FIG. 9 is a diagram further illustrating a programming method according to another embodiment of the inventive concept. As before, the programming method illustrated in FIG. 9 includes a first program mode and a second program mode.

The first program mode in the embodiment of FIG. 9 is similar to the embodiment described in relation to FIG. 5. During the first program mode, the pulse width ΔT of the program voltage Vpgm in the ISPP scheme, i.e., the program voltage application time ΔT is maintained constant and the program voltage Vpgm is increased by the step voltage ΔV. When the increased program voltage Vpgm reaches a predetermined maximum value Vpgm_max or when the verification result count value satisfies a predetermined condition, the second program mode starts. In the first program mode, the bit line program voltage VBLp (e.g., 1.5 V) is applied to a bit line connected to a program cell and the bit line program inhibition voltage VBLi (e.g., 2.5 V) is applied to a bit line connected to a program-inhibited cell.

In the second program mode, the program voltage Vpgm is maintained at the maximum value Vpgm_max and the pulse width ΔT is also maintained constant. The bit line program inhibition voltage VBLi is maintained, but the bit line program voltage VBLp is decreased by a step bit line voltage ΔVBL in the second program mode. For instance, for the first program pulse Pj in the second program mode, the bit line program voltage VBLp is set to a voltage obtained by subtracting the step bit line voltage ΔVBL from the bit line program voltage VBLp of the first program mode. For the second program pulse Pj+1 in the second program mode, the bit line program voltage VBLp is set to a voltage obtained by subtracting the step bit line voltage ΔVBL from the bit line program voltage VBLp of the first program pulse Pj.

When the bit line program voltage VBLp is decreased in steps while the program voltage Vpgm is maintained at the maximum value Vpgm_max in the second program mode, an effective voltage difference between a word line and a bit line, which are connected to a program cell, is increased in steps. Accordingly, during the second program mode, although the program voltage Vpgm is fixed, the effect of an increasing program voltage Vpgm may be achieved over successive ISPP cycles.

The above-described embodiments of the inventive concept may be used to program a multi-level memory cells (MLC) capable of storing two or more data bits, as well as a single-level cell (SLC) capable of storing only a single bit. The MLC has at least three storage states (or cell states) and at least three threshold voltage distributions respectively corresponding to the at least three cell states, as illustrated in FIG. 2.

When a memory cell stores 2-bit data, the memory cell may be in one state among four cell states, i.e., the erased state E, the first programmed state P1, the second programmed state P2, and the third programmed state P3, as illustrated in FIG. 2. Programs for making the memory cell being in the first through third program states P1 through P3 are referred to as a P1 program, a P2 program, and a P3 program, respectively. The P1 through P3 programs may be performed in parallel.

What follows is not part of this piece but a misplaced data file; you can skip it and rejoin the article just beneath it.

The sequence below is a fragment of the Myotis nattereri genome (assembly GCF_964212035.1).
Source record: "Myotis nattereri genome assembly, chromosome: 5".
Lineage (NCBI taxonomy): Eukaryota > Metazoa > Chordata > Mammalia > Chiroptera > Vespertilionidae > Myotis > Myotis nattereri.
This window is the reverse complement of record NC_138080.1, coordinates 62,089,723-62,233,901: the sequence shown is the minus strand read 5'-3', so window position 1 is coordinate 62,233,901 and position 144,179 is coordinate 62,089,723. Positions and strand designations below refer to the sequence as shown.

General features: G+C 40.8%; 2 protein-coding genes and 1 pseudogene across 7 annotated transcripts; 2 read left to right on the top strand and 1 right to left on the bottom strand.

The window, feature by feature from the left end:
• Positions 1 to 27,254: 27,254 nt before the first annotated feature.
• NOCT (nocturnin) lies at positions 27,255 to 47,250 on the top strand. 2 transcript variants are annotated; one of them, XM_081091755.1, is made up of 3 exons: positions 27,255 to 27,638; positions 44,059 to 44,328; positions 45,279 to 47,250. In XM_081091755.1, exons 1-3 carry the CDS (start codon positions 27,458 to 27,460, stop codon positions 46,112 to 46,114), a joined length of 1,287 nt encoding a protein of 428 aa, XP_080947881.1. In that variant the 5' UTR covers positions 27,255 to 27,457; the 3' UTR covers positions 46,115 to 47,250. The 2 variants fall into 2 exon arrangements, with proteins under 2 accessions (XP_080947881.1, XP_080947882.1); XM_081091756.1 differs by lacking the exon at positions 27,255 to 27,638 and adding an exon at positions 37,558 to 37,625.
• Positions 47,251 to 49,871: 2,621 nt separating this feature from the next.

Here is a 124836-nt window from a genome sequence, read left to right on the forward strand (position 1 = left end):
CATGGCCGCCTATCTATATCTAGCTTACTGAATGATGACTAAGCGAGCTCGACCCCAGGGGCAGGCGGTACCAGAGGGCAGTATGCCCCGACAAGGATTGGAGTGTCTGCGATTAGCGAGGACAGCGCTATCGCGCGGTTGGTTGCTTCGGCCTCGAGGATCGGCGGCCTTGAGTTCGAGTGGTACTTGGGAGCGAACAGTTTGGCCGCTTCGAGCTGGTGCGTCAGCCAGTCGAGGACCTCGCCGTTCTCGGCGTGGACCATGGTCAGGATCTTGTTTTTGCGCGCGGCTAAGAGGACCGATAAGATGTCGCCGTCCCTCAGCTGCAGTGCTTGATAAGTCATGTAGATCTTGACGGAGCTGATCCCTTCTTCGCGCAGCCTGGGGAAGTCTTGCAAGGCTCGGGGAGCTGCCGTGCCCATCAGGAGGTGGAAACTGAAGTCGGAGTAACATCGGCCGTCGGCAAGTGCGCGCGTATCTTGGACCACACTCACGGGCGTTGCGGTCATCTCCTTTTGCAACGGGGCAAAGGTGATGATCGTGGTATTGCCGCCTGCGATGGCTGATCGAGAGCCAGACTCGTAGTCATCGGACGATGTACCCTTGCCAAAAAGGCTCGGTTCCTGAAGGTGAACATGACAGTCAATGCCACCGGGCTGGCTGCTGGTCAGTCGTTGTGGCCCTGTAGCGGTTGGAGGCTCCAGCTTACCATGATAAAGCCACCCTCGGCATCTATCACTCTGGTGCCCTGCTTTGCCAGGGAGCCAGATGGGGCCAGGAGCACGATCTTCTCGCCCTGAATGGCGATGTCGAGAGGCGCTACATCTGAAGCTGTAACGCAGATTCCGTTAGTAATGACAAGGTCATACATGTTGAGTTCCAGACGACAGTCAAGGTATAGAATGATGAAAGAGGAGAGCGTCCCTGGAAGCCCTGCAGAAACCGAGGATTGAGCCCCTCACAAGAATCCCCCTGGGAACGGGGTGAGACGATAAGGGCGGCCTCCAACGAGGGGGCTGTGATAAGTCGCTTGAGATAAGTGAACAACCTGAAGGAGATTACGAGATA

The P1 through P3 programs may be performed in both of first and second program modes. Alternatively, a different program mode may be used depending on a program state. For instance, the P1 and P2 programs may be performed in the first program mode and the P3 program may be performed in the second program mode in some embodiments of the present inventive concept. In other embodiments of the inventive concept, the P1 and P2 programs may be performed using the conventional ISPP scheme and the P3 program may be performed using a programming method according to some embodiments of the present inventive concept.

FIG. 10 is a diagram showing a programming method according to yet another embodiment of the inventive concept. The programming method illustrated in FIG. 10 is similar to that illustrated in FIG. 5. Thus, differences therebetween will be described to avoid redundancy. The programming method illustrated in FIG. 10 includes low-state programming and high-state programming.

The low-state programming is performed with respect to a memory cell to be programmed to the low state P1 or P2. The low-state programming may be performed in a first program mode according to some embodiments of the present inventive concept. For instance, with respect to a memory cell to be programmed to the low state P1 or P2, a series of low-state program pulses P11, P12, P13, . . . , P1 k for which the pulse width ΔT is maintained constant and the program voltage Vpgm is increased by the step voltage ΔV as in the first program mode described with reference to FIG. 5 are generated, so that the program and verify operations are alternately and repeatedly performed.

With respect to a memory cell to be programmed to the high state P3, the high-state programming is performed. The high-state programming may be performed in a second program mode according to some embodiments of the present inventive concept or may be performed in both of the first and second program modes. For instance, for a memory cell to be programmed to the high state P3, a series of high-state program pulses P31, P32, P33, . . . , P3 k for which a pulse width is increased according to a predetermined rule and the program voltage Vpgm is increased and then maintained constant at the maximum value Vpgm_max are generated, so that the program and verify operations are alternately and repeatedly performed.